Rod Dembowski, King County Councilmember
Manka Dhingra, State Senator, 45th District
J. Donald and Merrily Dicks
Davina Duerr, State Representative, 1st District
Amy Falcone, Kirkland City Councilmember
Roger Goodman, State Representative, 45th District
David Greschler and Paula White
Patty Kuderer, State Senator, 48th District
Shelley Kloba, State Representative, 1st District
Toby Nixon, Kirkland City Councilmember, former Fire District 41 Commissioner
Jon Pascal, Kirkland City Councilmember
Cassandra Sage, Lake Washington School Board Director
Vandana Slatter, State Representative, 48th District
Larry Springer, State Representative, 45th District
Derek Stanford, State Senator, 1st District
Penny Sweet, Kirkland Mayor
Jeff Tomlin, MD, CEO Evergreen Health
Amy Walen, State Representative, 48th District, former Kirkland Mayor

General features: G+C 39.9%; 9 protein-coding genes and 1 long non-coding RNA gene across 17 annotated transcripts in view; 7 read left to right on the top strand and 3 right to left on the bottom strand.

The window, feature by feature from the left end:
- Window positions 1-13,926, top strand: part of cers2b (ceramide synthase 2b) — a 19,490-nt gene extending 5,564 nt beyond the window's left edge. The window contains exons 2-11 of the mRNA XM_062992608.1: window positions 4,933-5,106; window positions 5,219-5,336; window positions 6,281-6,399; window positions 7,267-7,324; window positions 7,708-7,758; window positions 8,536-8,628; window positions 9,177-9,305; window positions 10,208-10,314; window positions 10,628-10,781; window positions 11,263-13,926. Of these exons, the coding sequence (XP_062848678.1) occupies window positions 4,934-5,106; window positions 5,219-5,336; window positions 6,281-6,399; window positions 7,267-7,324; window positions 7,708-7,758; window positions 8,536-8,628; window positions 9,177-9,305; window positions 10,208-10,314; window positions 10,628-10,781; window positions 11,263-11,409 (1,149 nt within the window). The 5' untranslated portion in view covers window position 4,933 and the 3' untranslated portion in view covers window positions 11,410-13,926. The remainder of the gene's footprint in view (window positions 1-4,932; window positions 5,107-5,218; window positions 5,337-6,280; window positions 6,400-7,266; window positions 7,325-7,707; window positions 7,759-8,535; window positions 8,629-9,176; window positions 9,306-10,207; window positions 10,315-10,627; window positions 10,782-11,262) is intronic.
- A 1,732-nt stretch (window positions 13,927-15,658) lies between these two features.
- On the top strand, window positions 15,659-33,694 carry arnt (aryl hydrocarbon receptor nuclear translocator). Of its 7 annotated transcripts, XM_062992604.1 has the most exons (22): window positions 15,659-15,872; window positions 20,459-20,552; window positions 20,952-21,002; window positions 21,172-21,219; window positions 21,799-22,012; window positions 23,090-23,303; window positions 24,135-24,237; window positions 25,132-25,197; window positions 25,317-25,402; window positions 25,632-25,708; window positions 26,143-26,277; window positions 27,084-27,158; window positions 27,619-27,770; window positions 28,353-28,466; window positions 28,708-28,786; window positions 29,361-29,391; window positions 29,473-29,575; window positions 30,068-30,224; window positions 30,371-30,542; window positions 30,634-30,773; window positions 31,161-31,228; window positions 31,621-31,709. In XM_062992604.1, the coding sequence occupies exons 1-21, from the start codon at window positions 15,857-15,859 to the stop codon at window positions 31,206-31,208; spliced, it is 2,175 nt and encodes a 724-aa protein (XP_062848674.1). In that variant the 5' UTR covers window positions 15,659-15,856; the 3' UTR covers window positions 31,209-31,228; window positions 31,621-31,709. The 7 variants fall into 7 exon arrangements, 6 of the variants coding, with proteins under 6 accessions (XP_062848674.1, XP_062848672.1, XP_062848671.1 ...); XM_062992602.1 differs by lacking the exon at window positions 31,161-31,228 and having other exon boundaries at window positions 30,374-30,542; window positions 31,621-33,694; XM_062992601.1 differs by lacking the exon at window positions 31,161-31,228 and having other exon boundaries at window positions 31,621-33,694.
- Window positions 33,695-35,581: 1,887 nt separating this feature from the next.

Kirkland Firefighters Local 2545
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Endorse kirkland Proposition 1
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Join the growing list of people in the community supporting these investments in our community and our firefighters. Add your name to the list by filling out the form on the right.
Ballot Measure Elements
Improve Firefighter and EMS Response Times Throughout Kirkland
Proposition 1 adds twenty additional firefighters/EMTs and a new aid car to improve response times and better staff the city.
The difference of minutes in response to a fire or medical call can save lives. Today, our firefighters/EMTs don’t have the ability to respond to portions of Kirkland fast enough to meet life-saving benchmarks and industry standards for fire response.
Hiring additional firefighters/EMTs also allow the closest station to respond to simultaneous calls when busy.
Stockpile Personal Protective Equipment to Prepare for Future Events
Once the COVID-19 pandemic hit, our first responders depleted our supply of critical personal protetive equipment. Proposition 1 helps us prepare for the next event and rebuild stores of pandemic personal protective equipment, such as N95 masks, gowns, and gloves.
As Kirkland was the epicenter with the first reported deaths of COVID 19 in February, 34 firefighters and police officers were quarantined because of on-duty exposure.